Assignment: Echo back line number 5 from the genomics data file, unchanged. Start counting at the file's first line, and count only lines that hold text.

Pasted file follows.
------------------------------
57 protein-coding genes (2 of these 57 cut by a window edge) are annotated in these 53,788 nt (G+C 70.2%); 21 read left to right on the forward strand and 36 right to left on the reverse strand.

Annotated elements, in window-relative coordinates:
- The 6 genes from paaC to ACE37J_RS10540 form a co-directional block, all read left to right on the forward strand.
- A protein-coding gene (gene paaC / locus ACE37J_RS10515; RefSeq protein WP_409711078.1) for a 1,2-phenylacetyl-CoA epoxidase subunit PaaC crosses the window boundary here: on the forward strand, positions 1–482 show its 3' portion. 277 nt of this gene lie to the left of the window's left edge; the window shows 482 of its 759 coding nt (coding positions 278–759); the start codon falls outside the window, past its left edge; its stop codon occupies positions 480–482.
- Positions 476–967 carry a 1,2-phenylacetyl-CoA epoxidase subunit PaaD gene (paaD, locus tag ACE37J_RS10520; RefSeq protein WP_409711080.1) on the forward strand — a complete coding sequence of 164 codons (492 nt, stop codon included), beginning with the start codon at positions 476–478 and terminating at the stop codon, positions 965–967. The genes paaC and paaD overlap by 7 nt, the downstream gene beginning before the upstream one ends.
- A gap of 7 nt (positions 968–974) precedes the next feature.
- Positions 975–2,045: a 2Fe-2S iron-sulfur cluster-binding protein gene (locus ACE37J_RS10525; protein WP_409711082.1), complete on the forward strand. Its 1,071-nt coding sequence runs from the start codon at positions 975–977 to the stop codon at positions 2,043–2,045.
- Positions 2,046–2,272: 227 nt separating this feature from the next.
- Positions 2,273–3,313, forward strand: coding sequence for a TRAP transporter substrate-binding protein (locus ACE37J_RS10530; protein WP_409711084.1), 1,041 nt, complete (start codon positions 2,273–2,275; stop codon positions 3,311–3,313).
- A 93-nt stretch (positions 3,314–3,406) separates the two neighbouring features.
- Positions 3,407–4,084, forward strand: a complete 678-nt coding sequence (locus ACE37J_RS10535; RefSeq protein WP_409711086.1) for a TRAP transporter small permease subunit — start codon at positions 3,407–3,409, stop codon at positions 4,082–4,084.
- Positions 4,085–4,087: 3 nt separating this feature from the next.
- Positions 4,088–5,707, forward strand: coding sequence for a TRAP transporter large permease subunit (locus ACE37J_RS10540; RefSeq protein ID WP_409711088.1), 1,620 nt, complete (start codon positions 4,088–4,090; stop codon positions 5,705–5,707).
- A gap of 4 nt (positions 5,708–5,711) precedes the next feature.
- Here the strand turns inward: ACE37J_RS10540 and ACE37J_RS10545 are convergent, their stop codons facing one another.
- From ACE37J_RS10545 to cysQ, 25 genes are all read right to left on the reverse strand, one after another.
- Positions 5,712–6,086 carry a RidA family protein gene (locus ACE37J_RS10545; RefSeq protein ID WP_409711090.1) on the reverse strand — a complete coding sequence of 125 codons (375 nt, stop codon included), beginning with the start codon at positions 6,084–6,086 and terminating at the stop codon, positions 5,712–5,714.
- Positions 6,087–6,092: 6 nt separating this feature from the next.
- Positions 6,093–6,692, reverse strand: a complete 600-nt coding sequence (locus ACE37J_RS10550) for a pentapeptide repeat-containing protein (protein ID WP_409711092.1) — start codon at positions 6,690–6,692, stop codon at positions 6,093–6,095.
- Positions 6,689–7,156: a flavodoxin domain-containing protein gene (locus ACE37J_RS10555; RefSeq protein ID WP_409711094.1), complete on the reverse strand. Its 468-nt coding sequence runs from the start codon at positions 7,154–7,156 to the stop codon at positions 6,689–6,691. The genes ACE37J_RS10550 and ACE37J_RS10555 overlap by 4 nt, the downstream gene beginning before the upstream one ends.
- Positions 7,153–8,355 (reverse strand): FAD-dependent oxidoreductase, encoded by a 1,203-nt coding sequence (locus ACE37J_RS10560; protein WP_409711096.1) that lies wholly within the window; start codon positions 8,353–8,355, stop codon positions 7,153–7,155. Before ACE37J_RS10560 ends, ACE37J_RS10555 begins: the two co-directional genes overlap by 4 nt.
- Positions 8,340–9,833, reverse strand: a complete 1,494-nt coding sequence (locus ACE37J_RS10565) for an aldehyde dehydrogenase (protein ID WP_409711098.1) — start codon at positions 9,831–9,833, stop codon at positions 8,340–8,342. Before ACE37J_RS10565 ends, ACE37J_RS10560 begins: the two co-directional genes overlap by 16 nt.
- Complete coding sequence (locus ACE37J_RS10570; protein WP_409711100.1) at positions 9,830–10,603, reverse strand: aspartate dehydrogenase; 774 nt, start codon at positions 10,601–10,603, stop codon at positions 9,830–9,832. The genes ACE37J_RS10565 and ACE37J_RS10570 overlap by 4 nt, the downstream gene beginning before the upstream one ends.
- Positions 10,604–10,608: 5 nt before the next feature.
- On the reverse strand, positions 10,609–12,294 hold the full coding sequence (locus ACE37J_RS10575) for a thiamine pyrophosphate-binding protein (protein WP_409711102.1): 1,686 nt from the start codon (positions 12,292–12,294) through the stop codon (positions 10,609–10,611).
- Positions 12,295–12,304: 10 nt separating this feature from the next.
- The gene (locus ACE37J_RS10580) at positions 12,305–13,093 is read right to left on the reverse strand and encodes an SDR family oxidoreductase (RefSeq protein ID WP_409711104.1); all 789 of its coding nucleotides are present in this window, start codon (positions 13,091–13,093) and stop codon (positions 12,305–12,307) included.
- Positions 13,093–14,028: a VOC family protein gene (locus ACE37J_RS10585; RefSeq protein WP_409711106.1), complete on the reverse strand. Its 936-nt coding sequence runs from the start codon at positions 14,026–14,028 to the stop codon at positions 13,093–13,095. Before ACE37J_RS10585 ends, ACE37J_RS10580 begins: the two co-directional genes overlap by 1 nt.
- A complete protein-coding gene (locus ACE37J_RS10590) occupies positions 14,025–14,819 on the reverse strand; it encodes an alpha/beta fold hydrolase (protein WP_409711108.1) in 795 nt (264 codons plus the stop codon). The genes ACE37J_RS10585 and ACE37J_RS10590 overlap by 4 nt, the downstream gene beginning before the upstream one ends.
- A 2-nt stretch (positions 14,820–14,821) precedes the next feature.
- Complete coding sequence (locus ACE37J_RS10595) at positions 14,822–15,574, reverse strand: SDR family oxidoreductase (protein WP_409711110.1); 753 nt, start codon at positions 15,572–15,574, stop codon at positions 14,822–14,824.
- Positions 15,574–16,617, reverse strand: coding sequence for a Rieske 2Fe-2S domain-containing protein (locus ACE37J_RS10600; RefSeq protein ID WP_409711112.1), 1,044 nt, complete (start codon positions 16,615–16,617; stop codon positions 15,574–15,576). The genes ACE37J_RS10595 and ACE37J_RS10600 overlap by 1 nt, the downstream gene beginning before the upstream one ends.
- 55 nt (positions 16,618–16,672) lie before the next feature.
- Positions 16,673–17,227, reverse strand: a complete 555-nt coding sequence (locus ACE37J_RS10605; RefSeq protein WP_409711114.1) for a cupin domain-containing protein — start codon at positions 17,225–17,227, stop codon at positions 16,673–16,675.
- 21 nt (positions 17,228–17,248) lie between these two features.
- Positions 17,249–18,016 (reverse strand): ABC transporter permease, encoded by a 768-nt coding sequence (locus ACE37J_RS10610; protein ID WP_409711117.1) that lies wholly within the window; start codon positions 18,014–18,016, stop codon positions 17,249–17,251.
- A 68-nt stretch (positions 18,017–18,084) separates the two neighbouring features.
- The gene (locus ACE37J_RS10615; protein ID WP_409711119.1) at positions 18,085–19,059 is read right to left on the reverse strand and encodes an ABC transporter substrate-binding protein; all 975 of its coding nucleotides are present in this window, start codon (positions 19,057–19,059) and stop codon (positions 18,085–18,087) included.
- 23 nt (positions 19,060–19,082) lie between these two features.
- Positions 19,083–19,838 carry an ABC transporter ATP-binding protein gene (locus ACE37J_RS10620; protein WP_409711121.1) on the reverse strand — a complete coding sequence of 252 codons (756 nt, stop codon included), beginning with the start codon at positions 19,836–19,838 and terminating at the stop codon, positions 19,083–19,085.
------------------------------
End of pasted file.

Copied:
- Positions 476–967 carry a 1,2-phenylacetyl-CoA epoxidase subunit PaaD gene (paaD, locus tag ACE37J_RS10520; RefSeq protein WP_409711080.1) on the forward strand — a complete coding sequence of 164 codons (492 nt, stop codon included), beginning with the start codon at positions 476–478 and terminating at the stop codon, positions 965–967. The genes paaC and paaD overlap by 7 nt, the downstream gene beginning before the upstream one ends.